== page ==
A 3.8 per cent annualized decline in US GDP in the fourth quarter of 2008 is just the first validation of what is likely to be a series of sharp output declines reported in the major industrial economies. Moreover, to the extent that the decline in US GDP was tempered by an unintended pile-up of business inventories, there is good reason to look for further sharp cutbacks in production in the current quarter. Elsewhere around the developed world, the results are likely to be comparable—unusually steep declines in both the fourth quarter of 2008 and the first quarter of 2009.
It had to happen. Every crisis invariably gives rise to finger pointing. This one is no exception. Sooner or later, the scapegoating had to break out in the open. It didn’t take long. At a dinner I attended on the first night of the World Economic Forum, the blame game erupted with full force.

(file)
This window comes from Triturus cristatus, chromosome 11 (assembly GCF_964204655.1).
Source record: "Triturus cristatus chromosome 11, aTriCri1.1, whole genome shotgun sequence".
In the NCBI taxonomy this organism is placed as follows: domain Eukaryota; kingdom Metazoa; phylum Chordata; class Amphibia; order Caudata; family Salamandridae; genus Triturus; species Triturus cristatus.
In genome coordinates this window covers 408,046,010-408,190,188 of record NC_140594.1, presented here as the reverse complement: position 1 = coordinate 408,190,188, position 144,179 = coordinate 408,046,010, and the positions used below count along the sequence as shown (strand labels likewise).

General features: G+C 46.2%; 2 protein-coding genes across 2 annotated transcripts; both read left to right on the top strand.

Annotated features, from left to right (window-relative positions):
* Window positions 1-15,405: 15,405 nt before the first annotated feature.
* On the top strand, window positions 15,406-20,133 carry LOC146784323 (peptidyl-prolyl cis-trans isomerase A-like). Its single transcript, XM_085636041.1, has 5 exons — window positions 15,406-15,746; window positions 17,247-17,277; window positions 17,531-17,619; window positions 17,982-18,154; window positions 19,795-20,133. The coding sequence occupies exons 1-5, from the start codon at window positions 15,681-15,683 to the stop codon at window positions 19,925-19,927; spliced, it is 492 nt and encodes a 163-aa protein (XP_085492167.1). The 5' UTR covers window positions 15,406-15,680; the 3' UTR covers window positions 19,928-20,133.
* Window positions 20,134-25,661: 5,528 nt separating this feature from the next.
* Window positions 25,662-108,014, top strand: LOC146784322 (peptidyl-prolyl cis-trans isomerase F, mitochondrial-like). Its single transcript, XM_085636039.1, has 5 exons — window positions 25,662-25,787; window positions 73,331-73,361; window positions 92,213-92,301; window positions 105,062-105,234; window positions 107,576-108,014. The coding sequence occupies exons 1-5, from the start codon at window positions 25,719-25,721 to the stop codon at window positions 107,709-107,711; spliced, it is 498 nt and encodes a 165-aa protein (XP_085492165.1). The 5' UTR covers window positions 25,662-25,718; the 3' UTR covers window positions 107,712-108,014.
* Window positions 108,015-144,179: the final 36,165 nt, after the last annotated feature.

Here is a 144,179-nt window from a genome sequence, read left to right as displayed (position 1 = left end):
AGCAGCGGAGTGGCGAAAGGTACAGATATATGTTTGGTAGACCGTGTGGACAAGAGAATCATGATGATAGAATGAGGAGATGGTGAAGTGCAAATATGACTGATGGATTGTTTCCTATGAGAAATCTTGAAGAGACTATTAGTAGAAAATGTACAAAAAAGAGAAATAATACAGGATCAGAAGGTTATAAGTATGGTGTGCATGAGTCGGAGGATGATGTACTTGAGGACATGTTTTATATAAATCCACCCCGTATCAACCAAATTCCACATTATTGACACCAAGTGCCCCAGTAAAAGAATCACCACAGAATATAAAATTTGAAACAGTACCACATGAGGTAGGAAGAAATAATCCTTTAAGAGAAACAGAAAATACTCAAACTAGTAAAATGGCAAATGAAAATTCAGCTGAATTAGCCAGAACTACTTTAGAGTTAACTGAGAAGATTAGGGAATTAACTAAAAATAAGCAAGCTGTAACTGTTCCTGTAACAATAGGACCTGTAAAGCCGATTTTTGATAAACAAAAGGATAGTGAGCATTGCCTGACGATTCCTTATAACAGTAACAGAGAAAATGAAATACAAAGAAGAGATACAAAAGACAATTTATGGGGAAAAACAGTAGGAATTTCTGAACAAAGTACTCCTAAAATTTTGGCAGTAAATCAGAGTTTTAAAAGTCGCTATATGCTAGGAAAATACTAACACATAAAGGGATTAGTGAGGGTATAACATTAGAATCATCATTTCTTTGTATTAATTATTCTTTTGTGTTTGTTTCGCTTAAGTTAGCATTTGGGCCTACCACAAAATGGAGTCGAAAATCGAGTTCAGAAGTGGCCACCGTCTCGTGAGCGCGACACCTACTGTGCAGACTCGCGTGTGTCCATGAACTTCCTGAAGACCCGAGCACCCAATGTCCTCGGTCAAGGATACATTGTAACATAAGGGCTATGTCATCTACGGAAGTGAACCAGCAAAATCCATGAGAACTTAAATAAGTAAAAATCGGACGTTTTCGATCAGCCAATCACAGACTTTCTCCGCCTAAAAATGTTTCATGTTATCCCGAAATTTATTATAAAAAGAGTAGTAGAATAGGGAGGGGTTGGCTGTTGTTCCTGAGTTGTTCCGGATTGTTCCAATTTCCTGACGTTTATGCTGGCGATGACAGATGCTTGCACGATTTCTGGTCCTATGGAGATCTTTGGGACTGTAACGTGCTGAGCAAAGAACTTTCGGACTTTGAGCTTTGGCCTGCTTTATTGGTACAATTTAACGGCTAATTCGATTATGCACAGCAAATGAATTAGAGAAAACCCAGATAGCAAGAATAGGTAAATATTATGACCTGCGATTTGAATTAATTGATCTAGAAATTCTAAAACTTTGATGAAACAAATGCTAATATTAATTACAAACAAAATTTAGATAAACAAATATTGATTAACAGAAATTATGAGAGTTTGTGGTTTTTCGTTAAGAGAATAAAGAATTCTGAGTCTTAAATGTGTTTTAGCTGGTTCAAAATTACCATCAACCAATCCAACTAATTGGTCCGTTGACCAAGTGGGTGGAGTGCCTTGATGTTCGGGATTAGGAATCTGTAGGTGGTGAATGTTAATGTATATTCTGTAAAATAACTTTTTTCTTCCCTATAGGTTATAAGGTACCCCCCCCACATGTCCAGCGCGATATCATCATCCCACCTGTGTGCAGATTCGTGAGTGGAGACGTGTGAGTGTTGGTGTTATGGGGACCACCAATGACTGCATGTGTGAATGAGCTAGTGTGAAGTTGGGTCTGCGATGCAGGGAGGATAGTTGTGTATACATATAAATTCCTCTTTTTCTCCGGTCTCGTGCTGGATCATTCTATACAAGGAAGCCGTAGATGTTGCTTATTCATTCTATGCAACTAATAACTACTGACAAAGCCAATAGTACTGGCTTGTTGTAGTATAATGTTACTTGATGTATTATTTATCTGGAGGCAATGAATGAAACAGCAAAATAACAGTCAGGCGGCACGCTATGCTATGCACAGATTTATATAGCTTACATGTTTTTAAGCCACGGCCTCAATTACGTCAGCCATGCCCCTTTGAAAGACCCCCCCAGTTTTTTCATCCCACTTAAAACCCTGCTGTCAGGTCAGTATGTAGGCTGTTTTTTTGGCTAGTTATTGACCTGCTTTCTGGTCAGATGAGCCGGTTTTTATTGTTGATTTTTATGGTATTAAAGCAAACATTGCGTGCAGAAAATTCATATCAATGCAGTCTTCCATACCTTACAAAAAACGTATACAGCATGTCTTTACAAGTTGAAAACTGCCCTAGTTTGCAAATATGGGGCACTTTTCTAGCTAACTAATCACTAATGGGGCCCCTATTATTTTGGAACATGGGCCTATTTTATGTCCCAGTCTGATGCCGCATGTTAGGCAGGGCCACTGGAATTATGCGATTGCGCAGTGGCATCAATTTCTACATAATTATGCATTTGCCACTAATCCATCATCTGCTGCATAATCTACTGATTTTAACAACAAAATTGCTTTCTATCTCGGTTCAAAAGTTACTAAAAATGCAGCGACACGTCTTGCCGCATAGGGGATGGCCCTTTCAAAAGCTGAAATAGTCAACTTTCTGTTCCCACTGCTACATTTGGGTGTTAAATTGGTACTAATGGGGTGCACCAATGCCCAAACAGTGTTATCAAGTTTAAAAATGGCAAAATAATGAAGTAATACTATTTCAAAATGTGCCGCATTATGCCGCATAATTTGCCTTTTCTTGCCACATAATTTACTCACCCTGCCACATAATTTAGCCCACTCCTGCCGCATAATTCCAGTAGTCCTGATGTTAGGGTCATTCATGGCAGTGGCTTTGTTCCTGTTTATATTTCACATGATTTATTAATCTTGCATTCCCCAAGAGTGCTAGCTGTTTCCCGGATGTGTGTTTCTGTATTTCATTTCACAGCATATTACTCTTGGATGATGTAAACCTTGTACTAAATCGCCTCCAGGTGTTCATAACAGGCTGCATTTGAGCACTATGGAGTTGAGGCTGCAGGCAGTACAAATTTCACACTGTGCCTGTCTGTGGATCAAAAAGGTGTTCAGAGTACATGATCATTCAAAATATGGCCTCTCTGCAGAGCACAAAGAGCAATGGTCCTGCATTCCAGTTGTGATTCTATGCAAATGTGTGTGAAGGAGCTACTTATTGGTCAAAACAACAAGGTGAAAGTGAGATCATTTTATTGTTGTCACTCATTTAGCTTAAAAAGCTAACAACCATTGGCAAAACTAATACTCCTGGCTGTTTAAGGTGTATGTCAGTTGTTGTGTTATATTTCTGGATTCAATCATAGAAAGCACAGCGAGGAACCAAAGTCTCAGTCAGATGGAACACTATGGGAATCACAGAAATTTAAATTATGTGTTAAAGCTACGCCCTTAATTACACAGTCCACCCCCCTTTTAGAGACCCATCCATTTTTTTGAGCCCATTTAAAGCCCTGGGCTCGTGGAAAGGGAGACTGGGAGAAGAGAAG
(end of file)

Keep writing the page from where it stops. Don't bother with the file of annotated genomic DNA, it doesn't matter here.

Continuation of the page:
Often the measure of a meeting is what is not said or spoken. And there is one very significant issue lurking in the current economic crisis that I doubt will be addressed at the World Economic Forum in Davos.
That issue is whether the public policy response to the crisis will take into account the need to bring about a fundamental change in the behaviour of the American consumer, most notably the problem of excessive consumption (or insufficient savings).
My good friend, Stephen Roach, Asia chairman of Morgan Stanley, disappointed me at the economic outlook session this morning. I expected him to be even more bearish than usual.It says something about the change in global mood that his forecast – a global recession this year followed by 2.5 per cent annual growth over the subsequent three years – looks almost bullish. The reality might be even worse, alas.
I chided him and his fellow panellists for their apparent complacency about what I called a “proto-depression”. What did I mean by this?